After my interactions with the students, the school nurse gave my mother and me a tour of the city. We were accompanied by Sonam, the only student who lives on campus. We saw the Ganges and a temple, and then went on towards Sonam’s house, which is in the poorest part of the town. To encourage that area about PPES and the importance of education, community toilets had been built in the area. A solar energy system using lanterns was also established o that the villagers could have access to light, at the low cost of Rs.45 per month. Despite continued efforts, the area has a resistance to regular work; most children of the area do not go to school, and end up in jobs such as Rikshaw wallahs and cobblers. Young girls end up in the flesh trade. It’s times like these I realise that 70% of the country lives and thinks like this. However, I am happy to say that Sonam is an anomaly. While we ate dinner, she told us that she wanted to fight for human rights on a large scale level in the future. When we went up to the roof of the guest house, she emphatically told me that she can’t wait to go to college and see the world.

The next morning, I spoke with the teachers about my booklet. I learnt about the extensive syllabus the school had to offer, and offered a couple of ideas that could be used to strengthen unity amongst the children. We then went up to see the plant where the sanitary napkins are made. This unique system results in a high rate of attendance, as now there is no reason such as lack of facilities or discomfort which prevents girls from missing school. Both the students and staff get the pads at subsidised rates. Finally, we had the pleasure of meeting Sam, the man behind the idea that changed the life of an entire town and village communities. He spoke to us about how the school started, the problems the area is facing and plans for the future. We left after a mere 24 hours, but every minute of the visit taught us something new.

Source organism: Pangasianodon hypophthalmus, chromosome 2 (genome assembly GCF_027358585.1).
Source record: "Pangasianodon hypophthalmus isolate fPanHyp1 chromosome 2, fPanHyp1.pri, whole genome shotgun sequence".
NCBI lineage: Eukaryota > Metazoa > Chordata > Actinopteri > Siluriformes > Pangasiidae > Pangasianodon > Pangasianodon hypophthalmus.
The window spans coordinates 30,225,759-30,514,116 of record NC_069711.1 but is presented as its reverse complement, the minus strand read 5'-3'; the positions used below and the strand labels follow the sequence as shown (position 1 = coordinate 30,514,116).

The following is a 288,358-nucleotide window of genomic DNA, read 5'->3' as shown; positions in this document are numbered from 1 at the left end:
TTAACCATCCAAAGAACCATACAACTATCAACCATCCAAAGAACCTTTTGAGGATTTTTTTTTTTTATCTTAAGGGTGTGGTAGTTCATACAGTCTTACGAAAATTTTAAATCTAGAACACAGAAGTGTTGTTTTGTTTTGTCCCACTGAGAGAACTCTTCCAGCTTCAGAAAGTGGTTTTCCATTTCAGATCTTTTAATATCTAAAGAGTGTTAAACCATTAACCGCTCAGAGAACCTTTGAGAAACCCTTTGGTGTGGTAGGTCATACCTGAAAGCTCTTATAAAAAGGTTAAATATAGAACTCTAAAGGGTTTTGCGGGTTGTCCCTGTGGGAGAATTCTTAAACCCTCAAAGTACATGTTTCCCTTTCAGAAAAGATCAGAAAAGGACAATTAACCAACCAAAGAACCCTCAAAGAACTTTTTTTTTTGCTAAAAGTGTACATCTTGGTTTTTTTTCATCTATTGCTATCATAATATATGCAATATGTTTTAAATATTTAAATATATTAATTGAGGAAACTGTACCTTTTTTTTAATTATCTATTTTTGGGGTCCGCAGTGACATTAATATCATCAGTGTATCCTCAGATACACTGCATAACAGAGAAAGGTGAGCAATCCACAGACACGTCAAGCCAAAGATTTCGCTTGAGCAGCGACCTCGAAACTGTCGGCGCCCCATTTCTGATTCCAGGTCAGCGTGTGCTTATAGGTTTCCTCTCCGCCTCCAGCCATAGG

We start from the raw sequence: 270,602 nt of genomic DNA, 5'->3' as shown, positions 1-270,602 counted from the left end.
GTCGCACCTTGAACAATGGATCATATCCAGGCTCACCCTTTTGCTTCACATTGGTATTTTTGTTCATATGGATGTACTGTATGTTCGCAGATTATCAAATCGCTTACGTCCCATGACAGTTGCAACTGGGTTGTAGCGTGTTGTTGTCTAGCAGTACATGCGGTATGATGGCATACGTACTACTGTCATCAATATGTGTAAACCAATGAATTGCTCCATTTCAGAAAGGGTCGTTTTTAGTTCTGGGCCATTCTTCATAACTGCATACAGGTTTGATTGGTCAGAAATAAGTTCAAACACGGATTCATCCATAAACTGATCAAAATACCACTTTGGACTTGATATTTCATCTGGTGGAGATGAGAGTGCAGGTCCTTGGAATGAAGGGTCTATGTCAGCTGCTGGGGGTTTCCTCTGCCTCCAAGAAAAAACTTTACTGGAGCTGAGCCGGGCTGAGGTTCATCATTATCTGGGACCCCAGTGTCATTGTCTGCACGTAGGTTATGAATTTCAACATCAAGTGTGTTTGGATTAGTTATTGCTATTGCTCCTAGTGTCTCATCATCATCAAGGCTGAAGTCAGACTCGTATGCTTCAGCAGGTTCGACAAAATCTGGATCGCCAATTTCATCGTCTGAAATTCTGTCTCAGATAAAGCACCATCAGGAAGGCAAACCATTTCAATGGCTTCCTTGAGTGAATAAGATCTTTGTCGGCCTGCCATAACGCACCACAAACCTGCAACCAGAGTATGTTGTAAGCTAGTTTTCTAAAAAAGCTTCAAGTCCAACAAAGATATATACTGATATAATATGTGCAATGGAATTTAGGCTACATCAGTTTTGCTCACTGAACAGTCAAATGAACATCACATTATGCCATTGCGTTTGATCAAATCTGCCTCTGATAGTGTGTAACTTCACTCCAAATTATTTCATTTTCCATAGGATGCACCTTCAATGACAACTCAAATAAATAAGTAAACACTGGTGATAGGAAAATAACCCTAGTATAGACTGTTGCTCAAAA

PPES strives for excellence and equality, a goal that is reflected in every part of the school experience: the girls excitedly greeting us hello, primary school kids reciting Hindi and English poems with equal aplomb, the signposts that ask whether you loved your daughter today. It is so encouraging and impressive to know that many of their class 12 students end up studying engineering, sports education, journalism in cities like Bangalore, Gwalior and others. In fact there are some students who are headed to community colleges in the US. But above all, the school fills you with hope. The school is like a family away from home, which not only cares for the needs for over a 1000 girls from Anupshahr, but also gives them a platform to be able to dream. I honestly wouldn’t be surprised to see one of the girl’s name in the newspaper one day for excellence in their chosen field. I came to the school with the purpose of making a difference‐but I learnt so much more in the process. I know I’ll be back soon, ready for more.